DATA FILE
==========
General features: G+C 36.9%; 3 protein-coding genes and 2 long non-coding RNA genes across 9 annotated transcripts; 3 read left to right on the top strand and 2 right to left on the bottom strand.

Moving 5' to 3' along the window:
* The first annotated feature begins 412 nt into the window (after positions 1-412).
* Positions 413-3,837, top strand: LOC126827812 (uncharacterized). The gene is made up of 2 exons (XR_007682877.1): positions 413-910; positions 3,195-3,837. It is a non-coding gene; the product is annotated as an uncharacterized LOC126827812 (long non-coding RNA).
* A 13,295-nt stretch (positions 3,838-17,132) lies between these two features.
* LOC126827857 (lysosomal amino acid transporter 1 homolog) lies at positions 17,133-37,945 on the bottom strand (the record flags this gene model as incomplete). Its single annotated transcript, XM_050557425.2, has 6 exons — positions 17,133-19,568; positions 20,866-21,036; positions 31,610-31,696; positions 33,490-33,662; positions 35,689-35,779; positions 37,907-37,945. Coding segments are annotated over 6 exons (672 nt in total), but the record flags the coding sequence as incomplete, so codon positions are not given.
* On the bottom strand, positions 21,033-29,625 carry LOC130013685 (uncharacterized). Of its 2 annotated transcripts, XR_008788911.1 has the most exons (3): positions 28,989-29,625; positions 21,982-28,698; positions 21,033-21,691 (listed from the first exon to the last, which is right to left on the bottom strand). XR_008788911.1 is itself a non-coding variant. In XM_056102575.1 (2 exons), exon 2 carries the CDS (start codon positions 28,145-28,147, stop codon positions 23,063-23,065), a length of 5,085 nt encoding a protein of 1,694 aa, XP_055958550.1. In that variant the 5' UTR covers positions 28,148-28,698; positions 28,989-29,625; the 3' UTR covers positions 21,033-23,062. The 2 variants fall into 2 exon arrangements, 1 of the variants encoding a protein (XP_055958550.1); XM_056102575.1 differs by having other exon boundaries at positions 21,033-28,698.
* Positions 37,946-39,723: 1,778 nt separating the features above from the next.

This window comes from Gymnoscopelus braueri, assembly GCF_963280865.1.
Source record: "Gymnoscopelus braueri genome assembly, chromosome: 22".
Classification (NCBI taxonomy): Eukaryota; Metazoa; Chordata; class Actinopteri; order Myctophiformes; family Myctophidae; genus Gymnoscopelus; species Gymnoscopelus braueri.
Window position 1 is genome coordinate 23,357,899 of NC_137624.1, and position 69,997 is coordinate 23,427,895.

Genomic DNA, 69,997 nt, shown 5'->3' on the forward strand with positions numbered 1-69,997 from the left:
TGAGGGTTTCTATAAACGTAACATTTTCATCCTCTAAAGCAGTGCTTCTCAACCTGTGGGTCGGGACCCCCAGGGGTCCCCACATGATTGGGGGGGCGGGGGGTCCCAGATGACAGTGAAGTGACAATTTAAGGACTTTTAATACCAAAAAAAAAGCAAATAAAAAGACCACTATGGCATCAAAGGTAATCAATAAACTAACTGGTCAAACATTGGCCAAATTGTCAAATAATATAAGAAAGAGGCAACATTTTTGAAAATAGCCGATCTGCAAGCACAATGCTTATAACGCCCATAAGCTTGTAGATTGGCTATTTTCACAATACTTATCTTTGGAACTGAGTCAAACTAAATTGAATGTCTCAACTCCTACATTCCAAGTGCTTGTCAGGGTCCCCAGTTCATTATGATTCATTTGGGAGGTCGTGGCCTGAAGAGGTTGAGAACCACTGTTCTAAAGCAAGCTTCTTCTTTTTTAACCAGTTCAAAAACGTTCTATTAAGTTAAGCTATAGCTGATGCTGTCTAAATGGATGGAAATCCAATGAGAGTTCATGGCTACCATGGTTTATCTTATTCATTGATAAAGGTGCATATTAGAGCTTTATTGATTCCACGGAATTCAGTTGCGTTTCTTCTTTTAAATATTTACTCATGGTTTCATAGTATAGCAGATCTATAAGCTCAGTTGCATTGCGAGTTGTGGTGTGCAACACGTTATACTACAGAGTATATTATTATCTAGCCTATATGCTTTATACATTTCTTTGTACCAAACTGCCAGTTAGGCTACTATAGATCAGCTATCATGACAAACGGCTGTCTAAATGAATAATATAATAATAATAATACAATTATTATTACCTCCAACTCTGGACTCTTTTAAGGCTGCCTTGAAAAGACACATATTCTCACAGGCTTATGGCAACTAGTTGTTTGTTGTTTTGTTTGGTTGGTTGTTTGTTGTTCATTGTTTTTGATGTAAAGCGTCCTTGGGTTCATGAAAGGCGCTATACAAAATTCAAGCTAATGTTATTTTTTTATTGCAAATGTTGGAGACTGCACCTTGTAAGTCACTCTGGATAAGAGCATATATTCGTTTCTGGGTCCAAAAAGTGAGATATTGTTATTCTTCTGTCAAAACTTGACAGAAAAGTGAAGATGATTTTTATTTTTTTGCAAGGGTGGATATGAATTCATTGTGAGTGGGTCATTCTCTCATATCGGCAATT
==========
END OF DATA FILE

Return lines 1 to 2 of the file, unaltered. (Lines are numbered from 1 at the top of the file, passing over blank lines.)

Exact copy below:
General features: G+C 36.9%; 3 protein-coding genes and 2 long non-coding RNA genes across 9 annotated transcripts; 3 read left to right on the top strand and 2 right to left on the bottom strand.

Moving 5' to 3' along the window: